Bottom Line: State thinks some of the information in our reports (think Afghan companies/contract information) could put individuals at heightened risk given recent developments in Afghanistan. From my perspective, scrubbing OUR reports would be onerous and not timely (consider the work to just scrub our published financial audits). One option may be to temporarily disable certain portions of the website while the dust settles in Afghanistan and we decide on a long‐term solution—I am not sure the implication of such action given our Congressional mandate to make our reports public, though. This decision is obviously above my paygrade. For what it is worth, my advice would be to consider working with State on this; State is already taking action websites it/USAID controls and the other OIGs/GAO may be taking similar action. I am standing by to move out as instructed or to pass the ball to you for action.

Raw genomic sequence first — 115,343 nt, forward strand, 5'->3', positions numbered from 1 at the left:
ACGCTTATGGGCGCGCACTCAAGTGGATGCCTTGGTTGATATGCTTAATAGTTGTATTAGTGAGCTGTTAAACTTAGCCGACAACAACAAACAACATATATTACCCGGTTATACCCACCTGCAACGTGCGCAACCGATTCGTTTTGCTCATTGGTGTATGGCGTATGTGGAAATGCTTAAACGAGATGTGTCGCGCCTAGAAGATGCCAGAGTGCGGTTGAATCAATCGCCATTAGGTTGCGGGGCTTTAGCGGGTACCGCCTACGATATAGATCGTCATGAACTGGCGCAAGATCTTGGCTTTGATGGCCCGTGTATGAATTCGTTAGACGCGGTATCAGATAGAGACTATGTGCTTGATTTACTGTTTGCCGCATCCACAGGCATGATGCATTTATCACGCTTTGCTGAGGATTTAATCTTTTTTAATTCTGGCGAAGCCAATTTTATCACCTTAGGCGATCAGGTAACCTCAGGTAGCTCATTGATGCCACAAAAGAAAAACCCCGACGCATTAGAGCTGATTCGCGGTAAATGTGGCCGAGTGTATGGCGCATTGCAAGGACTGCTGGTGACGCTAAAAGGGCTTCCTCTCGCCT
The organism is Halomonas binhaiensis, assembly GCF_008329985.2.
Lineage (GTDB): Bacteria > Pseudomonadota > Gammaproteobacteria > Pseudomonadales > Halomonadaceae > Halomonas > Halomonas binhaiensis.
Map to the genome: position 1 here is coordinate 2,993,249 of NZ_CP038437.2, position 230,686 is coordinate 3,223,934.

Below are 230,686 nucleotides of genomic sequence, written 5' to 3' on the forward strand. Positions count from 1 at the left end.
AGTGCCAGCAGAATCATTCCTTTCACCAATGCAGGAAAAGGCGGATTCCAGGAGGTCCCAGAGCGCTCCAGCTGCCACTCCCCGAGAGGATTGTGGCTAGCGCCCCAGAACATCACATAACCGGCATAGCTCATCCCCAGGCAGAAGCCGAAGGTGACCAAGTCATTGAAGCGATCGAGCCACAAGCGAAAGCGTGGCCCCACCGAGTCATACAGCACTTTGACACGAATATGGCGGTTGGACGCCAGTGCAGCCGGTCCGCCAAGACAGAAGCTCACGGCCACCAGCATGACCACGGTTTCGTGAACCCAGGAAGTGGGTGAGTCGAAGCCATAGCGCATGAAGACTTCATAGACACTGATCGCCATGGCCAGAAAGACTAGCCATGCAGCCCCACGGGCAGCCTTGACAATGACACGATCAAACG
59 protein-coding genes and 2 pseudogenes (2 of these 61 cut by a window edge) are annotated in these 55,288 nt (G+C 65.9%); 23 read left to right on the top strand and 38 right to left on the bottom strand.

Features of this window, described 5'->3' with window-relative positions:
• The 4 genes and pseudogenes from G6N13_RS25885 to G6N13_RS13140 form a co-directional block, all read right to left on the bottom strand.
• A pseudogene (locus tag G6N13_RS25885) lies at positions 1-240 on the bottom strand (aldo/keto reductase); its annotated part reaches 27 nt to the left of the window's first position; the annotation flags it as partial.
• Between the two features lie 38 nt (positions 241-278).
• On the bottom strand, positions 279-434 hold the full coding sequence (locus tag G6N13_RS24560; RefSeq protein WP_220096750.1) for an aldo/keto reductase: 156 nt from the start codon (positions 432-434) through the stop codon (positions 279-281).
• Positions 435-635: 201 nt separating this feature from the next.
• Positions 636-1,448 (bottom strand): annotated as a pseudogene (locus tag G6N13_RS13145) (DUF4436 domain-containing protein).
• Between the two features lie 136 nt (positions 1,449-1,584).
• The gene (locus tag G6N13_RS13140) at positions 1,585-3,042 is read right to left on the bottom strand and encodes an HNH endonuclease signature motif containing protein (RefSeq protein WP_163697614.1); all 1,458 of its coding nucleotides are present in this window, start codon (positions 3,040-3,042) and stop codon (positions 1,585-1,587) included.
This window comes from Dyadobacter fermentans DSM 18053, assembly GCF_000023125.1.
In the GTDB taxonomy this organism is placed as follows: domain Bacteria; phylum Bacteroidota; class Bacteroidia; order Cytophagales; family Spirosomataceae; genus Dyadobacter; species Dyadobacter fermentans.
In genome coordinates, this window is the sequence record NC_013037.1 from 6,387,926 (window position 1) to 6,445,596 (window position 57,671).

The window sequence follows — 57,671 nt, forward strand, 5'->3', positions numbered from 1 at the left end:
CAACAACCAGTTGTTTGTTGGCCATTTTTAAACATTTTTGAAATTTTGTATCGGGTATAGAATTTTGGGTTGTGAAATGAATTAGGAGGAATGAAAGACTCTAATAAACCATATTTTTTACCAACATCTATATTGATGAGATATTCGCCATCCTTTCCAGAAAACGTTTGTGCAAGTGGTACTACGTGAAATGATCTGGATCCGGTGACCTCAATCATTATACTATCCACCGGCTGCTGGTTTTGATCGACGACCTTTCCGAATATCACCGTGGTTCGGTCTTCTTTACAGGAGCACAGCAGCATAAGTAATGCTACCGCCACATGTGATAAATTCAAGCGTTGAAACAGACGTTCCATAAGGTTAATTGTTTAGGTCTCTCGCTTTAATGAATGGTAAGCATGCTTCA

On August 16, 2021, at 4:06 p.m. Sopko writes to SIGAR staff: “Do not take anything down until we receive an official request in writing”

At 4:15 p.m., Sopko notifies Dove that Clay’s approval of removing the reports is “not sufficient. I want it from the secretary or deputy secretary or as the minimum her boss. She is a mere office director. What is the basis of her conclusion that reports that have been public for years are now causing a risk. I repeat do not pull anything down until we get a better and more authoritative request.”

In an email to SIGAR staff, also on August 16, Sopko reiterates his opposition to removing the reports: